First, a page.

Orlando and its suburbs hold the designation of being named the Worst Real Estate Market in the Nation in 2010 by FiServ, a financial service provider. The regions market was able to greatly rebound in 2011 through growth of alternative lending methods such as lease to own and owner financing, a unique supply and demand need, and uplifting news that the region is poised to be number one in the nation in 2012 in respect to pricing gains.
Although the real estate market in Orlando has greatly improved, many buyers are being held up from purchasing property due to tighter credit restrictions on home loans. In 2011 the region reported a 4 percent increase in canceled contracts over the prior year. This resulted in nearly one in three deals being denied within the course of a month period. Buyers looking to purchase a home with bad credit are turning towards alternative lending methods. The area can expect to see a boost in sales of homes through rent to own options along with owner financing throughout the next year.
One of the largest issues with the Orlando market at its worst point was an overwhelming supply of empty homes and a lack of buyers. This helped to drive down home prices in the area and made many area homeowners go “upside down” in their mortgages. Throughout 2011 the region saw a flip flop in supply and demand. In January of 2011 the area had over 15,000 listed homes. By December of 2011 that number had decreased to just over 9,000, an almost 40 percent decrease. In addition, the region has seen a fall in bank owned properties from 44 percent in 2010 to 25 percent in 2011.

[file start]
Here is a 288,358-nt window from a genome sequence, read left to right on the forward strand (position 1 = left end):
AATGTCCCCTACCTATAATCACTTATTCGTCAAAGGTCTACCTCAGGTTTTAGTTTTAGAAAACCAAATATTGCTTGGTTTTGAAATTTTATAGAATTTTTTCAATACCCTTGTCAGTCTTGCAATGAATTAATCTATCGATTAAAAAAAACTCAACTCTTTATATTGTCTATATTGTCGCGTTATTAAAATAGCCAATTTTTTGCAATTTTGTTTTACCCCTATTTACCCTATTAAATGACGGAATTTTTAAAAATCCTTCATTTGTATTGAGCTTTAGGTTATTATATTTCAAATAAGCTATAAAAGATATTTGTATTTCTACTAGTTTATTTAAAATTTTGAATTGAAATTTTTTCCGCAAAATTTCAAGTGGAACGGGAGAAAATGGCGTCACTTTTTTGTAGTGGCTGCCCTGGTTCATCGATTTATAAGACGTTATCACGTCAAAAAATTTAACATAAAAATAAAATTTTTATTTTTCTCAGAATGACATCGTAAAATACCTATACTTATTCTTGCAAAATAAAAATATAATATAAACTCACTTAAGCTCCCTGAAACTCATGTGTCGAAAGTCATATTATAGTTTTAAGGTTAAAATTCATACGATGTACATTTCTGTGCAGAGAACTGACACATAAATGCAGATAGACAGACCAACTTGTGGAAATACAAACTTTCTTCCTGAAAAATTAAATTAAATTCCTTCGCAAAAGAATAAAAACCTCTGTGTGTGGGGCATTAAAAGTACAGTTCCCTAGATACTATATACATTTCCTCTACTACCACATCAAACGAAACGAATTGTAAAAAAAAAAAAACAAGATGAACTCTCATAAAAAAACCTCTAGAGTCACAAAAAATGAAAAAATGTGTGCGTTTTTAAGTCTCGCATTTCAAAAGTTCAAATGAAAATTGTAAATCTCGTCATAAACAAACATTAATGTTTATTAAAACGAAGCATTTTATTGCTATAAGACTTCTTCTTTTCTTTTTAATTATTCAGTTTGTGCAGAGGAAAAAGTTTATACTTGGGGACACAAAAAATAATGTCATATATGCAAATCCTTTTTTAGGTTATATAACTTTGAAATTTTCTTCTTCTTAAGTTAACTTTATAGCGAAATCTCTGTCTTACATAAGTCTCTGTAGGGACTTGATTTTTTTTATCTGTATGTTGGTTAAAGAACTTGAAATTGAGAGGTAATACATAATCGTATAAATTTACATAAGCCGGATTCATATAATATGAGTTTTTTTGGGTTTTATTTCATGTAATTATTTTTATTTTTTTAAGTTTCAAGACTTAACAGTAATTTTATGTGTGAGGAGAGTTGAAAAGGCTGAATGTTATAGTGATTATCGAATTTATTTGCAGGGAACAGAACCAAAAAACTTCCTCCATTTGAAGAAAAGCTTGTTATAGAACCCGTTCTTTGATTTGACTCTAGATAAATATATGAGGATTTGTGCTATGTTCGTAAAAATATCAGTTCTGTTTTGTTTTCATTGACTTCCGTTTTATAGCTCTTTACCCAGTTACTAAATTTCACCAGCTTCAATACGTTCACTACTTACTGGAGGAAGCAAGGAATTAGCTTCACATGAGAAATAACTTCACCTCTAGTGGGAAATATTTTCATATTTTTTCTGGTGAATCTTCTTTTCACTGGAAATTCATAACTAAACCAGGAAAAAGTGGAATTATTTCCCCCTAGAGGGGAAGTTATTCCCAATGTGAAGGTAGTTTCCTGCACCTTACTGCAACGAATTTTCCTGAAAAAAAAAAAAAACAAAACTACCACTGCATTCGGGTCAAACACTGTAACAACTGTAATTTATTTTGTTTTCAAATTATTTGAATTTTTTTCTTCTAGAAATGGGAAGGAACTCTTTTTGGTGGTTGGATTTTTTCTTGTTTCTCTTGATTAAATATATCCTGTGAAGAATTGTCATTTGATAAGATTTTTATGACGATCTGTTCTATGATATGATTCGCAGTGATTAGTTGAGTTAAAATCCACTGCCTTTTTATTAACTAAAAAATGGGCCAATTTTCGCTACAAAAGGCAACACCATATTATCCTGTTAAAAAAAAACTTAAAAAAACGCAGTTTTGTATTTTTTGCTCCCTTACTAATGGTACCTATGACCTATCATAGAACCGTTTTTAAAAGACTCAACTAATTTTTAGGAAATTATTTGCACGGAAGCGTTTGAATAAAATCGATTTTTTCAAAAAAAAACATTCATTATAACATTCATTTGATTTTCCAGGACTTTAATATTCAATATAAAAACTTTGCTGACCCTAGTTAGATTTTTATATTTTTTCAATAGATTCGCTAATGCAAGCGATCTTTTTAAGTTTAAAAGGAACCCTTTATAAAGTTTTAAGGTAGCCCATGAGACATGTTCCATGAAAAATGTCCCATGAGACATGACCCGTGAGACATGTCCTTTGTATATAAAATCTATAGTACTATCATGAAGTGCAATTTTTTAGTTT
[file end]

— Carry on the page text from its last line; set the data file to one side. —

Recently the region received uplifting news from Clear Channel, a California based real estate research firm which reported it expects Orlando will lead the nation in 2012 for home price gains. In 2011 Orlando home prices rose 6.7 percent and the region was the second largest gaining market in the country. Currently the median home price in Orlando stands at $152,594.
Orlando’s real estate market should continue to rebound throughout 2012 due to increased alternative lending practices, increased demand for homes with a decreasing inventory, and price gains that may lead the nation.